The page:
Smoke done, I go inside, into my daughter’s room, this time turning on the overhead light (no turning back now) and try once again to wake her. I pick her up and carry her onto the living room couch. Wrapped in her blanket, cuddling closely to me, I stroke her hair and tell her that I love her. Grabbing the brush, I begin to untangle the endless mess of knots she’s accumulated from her night of tossing and turning in bed. She complains that it hurts, but doesn’t try to stop me. She knows that life’s messes need to be straightened out, whether it hurts or not. But God, she’s gone through so much pain already.

“Go brush your teeth and get dressed,” I say, standing her up. “What do you want for breakfast today?”

“Pancakes,” she replies, rubbing the tired from her eyes. She walks off in the direction of her room and I go into the kitchen. Grabbing the pancake mix and pouring it into a bowl, I add water and turn on the burner on the stove. I make her some pancakes and add some hot water to my coffee which by now is starting to cool down. I cut up some fruit and arrange it on the plate next to her pancakes and grab the syrup from the fridge.

“Lemme pour my own syrup,” I hear from around the corner.

“I know, I know, and lower your voice, you know that Andrea is sleeping.”

So-rry”, she says, grabbing the syrup from me and sitting down at the table.

I put her breakfast down in front of her and sit down across from her. “Don’t forget today is choir.”

“Did you put the note in my lunch?” She asks.

“Of course.”

“Cause you know I’ll forget if you don’t,” she says, pouring way too much syrup onto her plate, and over the side.

Oops,” she smiles.

“It’s okay baby, don’t worry.” I grab a rag and wipe it up.

I turn on the radio to hear some music, but it’s just news. Bad news. I quickly turn it off before she starts asking more questions. But why did they fly the planes into the buildings daddy’ Well baby, because there’s some people who feel that people sticks their noses in other people’s business and it gets them angry.

Yeah but, I don’t understand…

I know baby, sometimes I don’t either.

“Can I bring ‘froggy’ to school today?” She asks between mouthfuls.

“Do you promise not to lose him?”

“Yeah, I’m gonna go get ‘em,” she pulls her chair back and runs to her room before I can tell her to finish her breakfast first.

I go into the kitchen and start doing last night’s supper dishes that I stared at the night before, saying to myself that they need to be done. I turn on the radio again and this time it’s broadcasting EverlastWhat it’s like’, and all of a sudden I don’t feel so bad about my own problems. Megan’s back, putting her stuffed frog into her school bag.

“k’ay sweetie, finish your breakfast and get your shoes on,” I call out to her from behind the mountain of dishes. “And grab your vitamins.”

She does as she’s told. She always does, fear and conditioning are wonderful tools. At least they were for the foster mother she used to live with. God, it’s hard to believe she’s been with me here, safe, for almost a year now. I finish the dishes and grab my jacket and cell phone (another toy I owe tons of cash for (thanks to my sister on the other side of the country who co-signed for me), and start the usual morning search for my keys. Like usual, the key gnomes have hidden them behind the dish-washer (don’t even ask how I managed to find them).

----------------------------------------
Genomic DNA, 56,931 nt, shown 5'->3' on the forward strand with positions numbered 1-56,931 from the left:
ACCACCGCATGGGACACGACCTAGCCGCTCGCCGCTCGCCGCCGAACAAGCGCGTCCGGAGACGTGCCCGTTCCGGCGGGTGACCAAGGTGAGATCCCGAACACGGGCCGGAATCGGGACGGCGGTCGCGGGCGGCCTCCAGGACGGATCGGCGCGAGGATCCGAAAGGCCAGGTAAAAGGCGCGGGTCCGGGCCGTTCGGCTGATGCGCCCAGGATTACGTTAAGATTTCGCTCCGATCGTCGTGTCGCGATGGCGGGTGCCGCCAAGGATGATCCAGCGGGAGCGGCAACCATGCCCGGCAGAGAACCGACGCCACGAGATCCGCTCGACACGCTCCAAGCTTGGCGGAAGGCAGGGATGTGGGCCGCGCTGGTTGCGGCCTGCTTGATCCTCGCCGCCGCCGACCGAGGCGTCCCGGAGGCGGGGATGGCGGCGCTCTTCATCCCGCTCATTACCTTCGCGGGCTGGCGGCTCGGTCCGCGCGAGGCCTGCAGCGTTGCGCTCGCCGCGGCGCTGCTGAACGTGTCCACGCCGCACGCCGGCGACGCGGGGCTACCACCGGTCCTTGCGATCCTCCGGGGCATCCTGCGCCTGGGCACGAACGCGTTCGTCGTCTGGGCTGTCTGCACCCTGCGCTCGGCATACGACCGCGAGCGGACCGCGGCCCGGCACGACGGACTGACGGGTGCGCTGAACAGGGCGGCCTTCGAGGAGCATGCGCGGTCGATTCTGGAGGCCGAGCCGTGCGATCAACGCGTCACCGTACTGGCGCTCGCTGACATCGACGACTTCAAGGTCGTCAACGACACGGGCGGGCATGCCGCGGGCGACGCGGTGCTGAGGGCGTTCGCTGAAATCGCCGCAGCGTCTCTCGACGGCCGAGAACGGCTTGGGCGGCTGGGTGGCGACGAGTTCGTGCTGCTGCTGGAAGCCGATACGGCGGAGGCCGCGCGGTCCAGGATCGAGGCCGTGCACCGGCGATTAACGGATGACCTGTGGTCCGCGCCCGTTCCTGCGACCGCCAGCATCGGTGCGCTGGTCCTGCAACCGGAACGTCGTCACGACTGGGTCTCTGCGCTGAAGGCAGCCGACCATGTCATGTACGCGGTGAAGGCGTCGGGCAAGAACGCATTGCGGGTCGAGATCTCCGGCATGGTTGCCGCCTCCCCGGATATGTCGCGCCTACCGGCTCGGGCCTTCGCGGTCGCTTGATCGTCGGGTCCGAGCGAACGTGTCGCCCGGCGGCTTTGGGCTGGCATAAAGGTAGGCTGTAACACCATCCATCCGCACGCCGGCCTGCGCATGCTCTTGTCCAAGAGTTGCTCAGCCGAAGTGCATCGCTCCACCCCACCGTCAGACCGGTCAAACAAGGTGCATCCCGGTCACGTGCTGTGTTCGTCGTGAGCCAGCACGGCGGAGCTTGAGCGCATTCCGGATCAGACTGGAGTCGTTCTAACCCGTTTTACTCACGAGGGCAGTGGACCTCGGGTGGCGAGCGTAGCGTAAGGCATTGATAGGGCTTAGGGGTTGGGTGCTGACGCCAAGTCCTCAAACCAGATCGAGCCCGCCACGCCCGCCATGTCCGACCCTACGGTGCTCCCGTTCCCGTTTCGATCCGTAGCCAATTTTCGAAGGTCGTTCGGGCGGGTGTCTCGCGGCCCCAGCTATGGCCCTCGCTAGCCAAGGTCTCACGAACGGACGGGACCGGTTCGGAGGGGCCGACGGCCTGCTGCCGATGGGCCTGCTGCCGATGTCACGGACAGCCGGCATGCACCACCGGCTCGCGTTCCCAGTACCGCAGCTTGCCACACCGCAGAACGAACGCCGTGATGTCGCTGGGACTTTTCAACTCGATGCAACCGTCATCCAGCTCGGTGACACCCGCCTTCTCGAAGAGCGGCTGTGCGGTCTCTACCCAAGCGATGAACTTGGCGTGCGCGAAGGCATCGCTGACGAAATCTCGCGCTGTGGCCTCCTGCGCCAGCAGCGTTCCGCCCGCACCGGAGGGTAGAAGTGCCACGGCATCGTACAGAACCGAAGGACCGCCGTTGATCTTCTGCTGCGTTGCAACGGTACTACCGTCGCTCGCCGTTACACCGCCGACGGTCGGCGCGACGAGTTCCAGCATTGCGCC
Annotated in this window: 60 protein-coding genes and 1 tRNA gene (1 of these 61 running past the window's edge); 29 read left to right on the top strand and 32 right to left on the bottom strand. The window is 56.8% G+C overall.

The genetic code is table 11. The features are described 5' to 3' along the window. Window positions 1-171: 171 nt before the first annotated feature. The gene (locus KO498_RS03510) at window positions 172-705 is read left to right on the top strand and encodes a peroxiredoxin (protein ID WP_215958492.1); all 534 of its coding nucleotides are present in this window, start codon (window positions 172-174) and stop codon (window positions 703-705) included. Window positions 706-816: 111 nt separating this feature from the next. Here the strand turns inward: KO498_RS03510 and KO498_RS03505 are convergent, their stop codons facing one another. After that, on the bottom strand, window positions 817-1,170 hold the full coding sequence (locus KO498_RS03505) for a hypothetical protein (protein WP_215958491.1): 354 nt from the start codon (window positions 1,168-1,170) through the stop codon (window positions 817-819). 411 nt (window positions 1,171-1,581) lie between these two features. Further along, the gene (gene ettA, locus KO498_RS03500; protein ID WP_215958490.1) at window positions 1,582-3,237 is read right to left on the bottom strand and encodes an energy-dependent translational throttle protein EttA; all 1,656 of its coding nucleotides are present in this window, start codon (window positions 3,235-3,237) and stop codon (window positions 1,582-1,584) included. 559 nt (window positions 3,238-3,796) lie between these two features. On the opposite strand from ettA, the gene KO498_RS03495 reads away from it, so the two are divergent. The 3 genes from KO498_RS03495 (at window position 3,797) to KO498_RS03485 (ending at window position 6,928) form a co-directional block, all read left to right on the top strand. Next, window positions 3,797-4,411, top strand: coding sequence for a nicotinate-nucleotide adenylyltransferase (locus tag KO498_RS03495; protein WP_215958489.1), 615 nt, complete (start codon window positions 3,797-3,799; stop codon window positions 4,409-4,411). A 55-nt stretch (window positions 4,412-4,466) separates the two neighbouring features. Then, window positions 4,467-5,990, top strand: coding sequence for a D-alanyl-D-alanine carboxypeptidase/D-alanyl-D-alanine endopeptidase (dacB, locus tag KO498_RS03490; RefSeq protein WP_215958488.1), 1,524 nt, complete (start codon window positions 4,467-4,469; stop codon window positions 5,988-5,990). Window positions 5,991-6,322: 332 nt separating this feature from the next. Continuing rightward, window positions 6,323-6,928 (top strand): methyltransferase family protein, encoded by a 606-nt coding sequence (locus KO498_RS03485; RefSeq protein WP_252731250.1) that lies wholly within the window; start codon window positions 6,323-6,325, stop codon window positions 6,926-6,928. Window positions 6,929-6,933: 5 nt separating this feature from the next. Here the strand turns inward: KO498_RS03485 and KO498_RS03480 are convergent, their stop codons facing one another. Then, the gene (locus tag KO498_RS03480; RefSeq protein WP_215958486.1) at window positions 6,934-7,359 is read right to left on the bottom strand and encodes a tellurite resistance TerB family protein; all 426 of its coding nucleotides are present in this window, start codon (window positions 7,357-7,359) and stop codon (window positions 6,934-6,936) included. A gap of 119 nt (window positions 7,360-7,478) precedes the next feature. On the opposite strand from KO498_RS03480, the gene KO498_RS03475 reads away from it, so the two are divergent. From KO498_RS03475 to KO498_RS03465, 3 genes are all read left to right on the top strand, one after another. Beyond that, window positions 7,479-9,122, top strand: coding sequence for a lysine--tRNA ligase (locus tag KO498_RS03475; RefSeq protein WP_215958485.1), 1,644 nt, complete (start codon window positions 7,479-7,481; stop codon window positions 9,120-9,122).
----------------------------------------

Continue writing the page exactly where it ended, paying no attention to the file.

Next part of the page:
“You’d better grab your jacket baby, it’s really cold outside. And don’t forget your umbrella.” I open the sliding glass door that leads to the outside world and begin to walk outside.

“Wait, wait for me!” She screams as if I was going to leave her behind, running across the livingroom to catch up to me.

“Ok, ok, relax, I’m not gonna leave you or anything.” I lock the door behind us and put the hood on my coat. Looking up at the sky I realize that sunshine is just not going to happen today.

“I know, I just didn’t want you to leave me,” she says to me, making absolutely no sense. Well, no sense to me anyway. Kids tend to have a reality that doesn’t conform to any basis in adult understanding.

The walk to school is pleasant, even with the rain. Megan spends the walk happily splashing in every puddle she can find. We get to school and I bring her into the daycare which is located in the basement of the building. Luckily I had gotten her onto the waiting list two years earlier in anticipation that one day she would be mine. As luck would have it, they called me one week before she came to live with me.

I said my usual ‘good-mornings’ to the staff, going out of our way to say hi to Jenna who takes care of the older kids in the next room. She was a cute Chinese girl, well lady I guess, and although I’d gotten extremely out of practice when it came to the dating and flirting world, I had the strong sense that she liked me. But… Whatever. I brought Megan in to her area and as usual, she walked me to the door to say goodbye.

“Ok baby, I’ll see you after school. Have fun,” I gave her a hug and a kiss.

“No, I don’t want you to go,” she whined. “You stay.”

“I wish I could baby, but you know I have to work. If I’m late I’ll lose my job and…”

“I know, I know, we’ll end up living in a cardboard box,” she finished for me, smiling. “Stay anyway.”

I smiled as I hugged her. I stood up to leave, but found my seven year old child still clung around my neck, refusing to let go. I kissed her on the cheek, promised her I’d be back after school to get her and tried again to leave, but to no avail.

“Baby, really, I have to go.” I pulled her arms off from around my neck.. I kissed her again, brushed the hair from out of her eyes and headed out the door. As usual, she watched me as I went down the street, waving goodbye to her the whole time. Some days seemed to be worse for her then others, and you never knew which it was going to be until the very end. You’d think that whether she was in a good or bad mood would make a difference, but it didn’t seem to. To be continued....